Frankly, the adoption of emerging technologies is always a commercial or financial imperative. While the conversation has changed in more recent times to focus on sustainability with the push for net-zero carbon by 2030, it is not cynical to point out that sustainability is now a commercial imperative. As the sustainability manager of one of Ireland’s largest REITs explained, having a green agenda is not enough to access international funds. There must be a realistic assessment of the portfolio, some ambitious targets and an action plan for how to achieve those targets. Investors do not rely on a well-intentioned goal or a well-articulated company vision, they want to see and model the data. It is the cyber equivalent of being able to walk the shop floor. Real estate companies that fail to convince in this arena will not attract vital funds.
While listening into a proptech webinar recently, I mentally counted the number of times the phrases ‘new normal’ and ‘an acceleration of existing trends’ were used. So as not to ruin the surprise, this is a game I recommend for anyone online – try it out and we can compare the figures! While it was interesting to get an international perspective on the marketplace and to learn how different building operators are responding, it was quite disheartening to hear that the solutions being reached for are those that were offered by early proptech innovators in circa. 2015, for example, an IoT network of sensors to assess office, desk and breakout area use on an ongoing basis. Forcing late tech adopters to become more proactive about implementing technology into their everyday operations seems like the wrong thing to celebrate.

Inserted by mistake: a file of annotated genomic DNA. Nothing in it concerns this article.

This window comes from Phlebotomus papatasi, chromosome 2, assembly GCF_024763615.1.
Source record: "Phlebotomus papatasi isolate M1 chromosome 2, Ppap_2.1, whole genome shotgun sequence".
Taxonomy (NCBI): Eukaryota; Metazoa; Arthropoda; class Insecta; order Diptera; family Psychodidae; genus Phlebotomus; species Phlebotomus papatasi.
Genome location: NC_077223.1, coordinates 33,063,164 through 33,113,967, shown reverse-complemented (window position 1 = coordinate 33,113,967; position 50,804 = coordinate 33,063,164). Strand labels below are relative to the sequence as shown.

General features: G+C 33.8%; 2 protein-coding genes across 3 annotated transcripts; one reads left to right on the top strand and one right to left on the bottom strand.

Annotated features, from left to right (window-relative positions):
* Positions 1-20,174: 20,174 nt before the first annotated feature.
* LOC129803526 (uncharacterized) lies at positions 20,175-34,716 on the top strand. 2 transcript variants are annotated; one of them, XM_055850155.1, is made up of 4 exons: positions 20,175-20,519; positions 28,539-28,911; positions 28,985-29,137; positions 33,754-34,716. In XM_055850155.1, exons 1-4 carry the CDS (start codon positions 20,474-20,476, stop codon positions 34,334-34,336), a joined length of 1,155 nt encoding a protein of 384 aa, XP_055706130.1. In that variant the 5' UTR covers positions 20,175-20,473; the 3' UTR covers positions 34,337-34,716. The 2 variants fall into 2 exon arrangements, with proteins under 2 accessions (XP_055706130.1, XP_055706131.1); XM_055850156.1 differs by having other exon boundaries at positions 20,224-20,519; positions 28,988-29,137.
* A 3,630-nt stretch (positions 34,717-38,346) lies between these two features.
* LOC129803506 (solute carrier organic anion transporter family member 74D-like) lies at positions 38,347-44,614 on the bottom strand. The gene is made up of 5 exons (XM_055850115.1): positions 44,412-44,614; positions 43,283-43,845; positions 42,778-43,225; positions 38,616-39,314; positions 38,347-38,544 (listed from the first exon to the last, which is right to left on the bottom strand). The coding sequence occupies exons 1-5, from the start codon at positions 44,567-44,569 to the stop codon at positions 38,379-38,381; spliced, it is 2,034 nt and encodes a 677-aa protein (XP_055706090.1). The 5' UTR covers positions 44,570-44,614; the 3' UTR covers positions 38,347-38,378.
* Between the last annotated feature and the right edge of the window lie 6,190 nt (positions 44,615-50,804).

Furthermore, the difficulty with contemporary building owners reaching for, and investing in, technologies and solutions designed several years ago is that these solutions are not addressing the evolving issues that have yet to arise from the pandemic. It is like trying to catch a ball mid-air at the point from where it was thrown, rather than where it is likely to land. As it happens, many proptech solutions that were designed to facilitate a frictionless real estate experience, also mitigate risk and therefore help building owners to comply with new safety protocols. But this is not a given. Real estate is, by its very nature, forward-looking. It has to be. So why do so many property developers and real estate operators fail to see future inevitabilities?